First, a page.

We talk about analyzing data and outcomes, setting goals yet again, looking at trends and statistics from various medical health records, and sometimes we even succeed in identifying the key areas in need of improvement.

We have completely neglected preventive, pro-motive, rehabilitative and public health measures. COVID-19 came at the right moment, the moment of human indiscipline, and the rest is history. The loss is common; we have a whole community in fighting this pandemic together. The human race has been shattered by several pandemics since time immemorial. The warnings had come earlier in form of SARS and MERS.

Globally, doctors who have treated patients with COVID-19 are dying in alarming numbers. As the pandemic sweeps worldwide, confirmed cases of COVID-19 are rising by each day and the toll on the country’s physicians in particular is heightening fears that the magnitude of the outbreak may be much worse than is being officially reported. Most of the doctors get the disease because we lack the necessary protective equipment to be used against it.

If the hospitals don’t take care of their doctors, the system will crash across the board. Nonetheless, the coronavirus crisis might serve as an urgent wake-up call to solve chronic problems that hospitals have faced for years.

Doctors across the world are facing similar predicaments, made all the more acute by the government’s failure to protect them, to provide tests, and to supply enough protective equipment. And every time a doctor falls ill, a health-care system that is already strained edges closer to its breaking point. The pandemic is putting a spotlight on systemic issues in health care, they hope to address.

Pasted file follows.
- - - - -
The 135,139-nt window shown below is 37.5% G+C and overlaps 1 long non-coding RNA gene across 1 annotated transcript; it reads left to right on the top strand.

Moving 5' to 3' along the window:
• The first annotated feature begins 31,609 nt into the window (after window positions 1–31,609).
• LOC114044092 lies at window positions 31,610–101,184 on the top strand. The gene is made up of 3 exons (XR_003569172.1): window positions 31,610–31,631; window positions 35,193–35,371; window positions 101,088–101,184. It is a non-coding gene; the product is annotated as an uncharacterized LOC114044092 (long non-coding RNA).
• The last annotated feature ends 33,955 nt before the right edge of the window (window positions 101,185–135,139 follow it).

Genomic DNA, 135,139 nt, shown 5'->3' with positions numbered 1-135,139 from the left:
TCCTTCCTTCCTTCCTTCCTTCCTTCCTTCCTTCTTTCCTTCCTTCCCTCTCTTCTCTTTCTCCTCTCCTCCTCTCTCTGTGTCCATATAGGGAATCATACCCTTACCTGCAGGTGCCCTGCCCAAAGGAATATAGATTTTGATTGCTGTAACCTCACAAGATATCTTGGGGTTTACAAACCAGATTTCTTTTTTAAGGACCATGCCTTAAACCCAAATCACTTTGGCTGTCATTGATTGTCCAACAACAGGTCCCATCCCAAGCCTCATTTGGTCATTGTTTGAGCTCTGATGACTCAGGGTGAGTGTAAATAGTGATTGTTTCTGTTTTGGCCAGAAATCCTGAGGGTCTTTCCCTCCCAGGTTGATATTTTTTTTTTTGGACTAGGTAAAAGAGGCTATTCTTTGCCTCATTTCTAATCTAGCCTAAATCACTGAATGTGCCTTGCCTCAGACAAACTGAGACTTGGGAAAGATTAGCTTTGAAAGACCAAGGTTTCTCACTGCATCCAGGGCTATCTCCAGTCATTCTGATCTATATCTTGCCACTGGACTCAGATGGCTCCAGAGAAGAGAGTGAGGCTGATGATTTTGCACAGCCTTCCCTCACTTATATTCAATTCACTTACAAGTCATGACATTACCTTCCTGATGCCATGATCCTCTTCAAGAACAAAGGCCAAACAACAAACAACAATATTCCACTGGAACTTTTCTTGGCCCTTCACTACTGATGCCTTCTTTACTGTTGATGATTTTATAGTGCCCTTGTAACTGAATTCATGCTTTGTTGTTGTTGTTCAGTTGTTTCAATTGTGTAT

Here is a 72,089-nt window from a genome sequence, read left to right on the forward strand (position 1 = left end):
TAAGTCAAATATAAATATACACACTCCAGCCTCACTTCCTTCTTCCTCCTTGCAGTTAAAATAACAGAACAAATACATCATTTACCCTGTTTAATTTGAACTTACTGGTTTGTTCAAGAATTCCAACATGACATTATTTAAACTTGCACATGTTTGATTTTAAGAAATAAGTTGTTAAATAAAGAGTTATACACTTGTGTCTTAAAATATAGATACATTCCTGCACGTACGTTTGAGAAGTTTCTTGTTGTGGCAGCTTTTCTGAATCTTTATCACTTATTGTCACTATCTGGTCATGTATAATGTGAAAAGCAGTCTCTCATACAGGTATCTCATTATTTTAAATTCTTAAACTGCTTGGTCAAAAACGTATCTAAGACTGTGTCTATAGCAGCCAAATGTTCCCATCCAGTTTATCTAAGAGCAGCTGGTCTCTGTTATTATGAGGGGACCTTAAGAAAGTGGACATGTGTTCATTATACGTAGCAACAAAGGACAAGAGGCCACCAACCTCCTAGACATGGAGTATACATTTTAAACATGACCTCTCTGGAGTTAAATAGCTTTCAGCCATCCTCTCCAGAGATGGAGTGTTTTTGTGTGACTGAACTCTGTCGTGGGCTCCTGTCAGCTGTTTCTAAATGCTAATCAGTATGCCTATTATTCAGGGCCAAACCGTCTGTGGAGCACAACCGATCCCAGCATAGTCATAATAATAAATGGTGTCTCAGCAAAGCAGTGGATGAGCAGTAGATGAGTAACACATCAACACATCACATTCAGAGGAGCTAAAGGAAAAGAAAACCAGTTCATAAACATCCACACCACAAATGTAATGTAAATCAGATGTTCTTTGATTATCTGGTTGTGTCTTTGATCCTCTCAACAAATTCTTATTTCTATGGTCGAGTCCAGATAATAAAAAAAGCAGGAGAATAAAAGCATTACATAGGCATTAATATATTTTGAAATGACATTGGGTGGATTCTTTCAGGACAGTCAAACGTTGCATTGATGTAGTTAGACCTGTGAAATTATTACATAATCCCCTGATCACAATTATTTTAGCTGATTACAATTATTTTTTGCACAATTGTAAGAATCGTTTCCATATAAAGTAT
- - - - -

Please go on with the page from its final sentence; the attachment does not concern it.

Although there have been waves of praise toward medical professionals on social media, lauding their work at the front lines of the crisis, with people worldwide singing and thanking their doctors from apartment balconies and homes, healthcare workers are experiencing traumatic experience of combating this little-known enemy.

The pandemic shows the cracks in the for-profit medical-industrial complex. As a result of the pandemic, there’s renewed interest to push for a structural shift that incentivizes hospitals to prioritize preventative health-care for all people, regardless of race or income bracket, over elective procedures that currently generate more revenue.

We need not tamper with the laws of natural discipline and realise that maybe, we aren’t the smartest of species. Our selfish overwhelming greed has no boundaries; it is limitless and is encroaching and disturbing other natural habitats.

We would have to leave behind all our pseudo egoism, petty politics, barbarism, racism, religious bigotries, terrorism, wars and focus and concentrate on mending and maintaining the natural laws which we have tampered with and destroyed. In situations like this, it’s very easy to lose faith and to live in fear of the headlines and the unknown.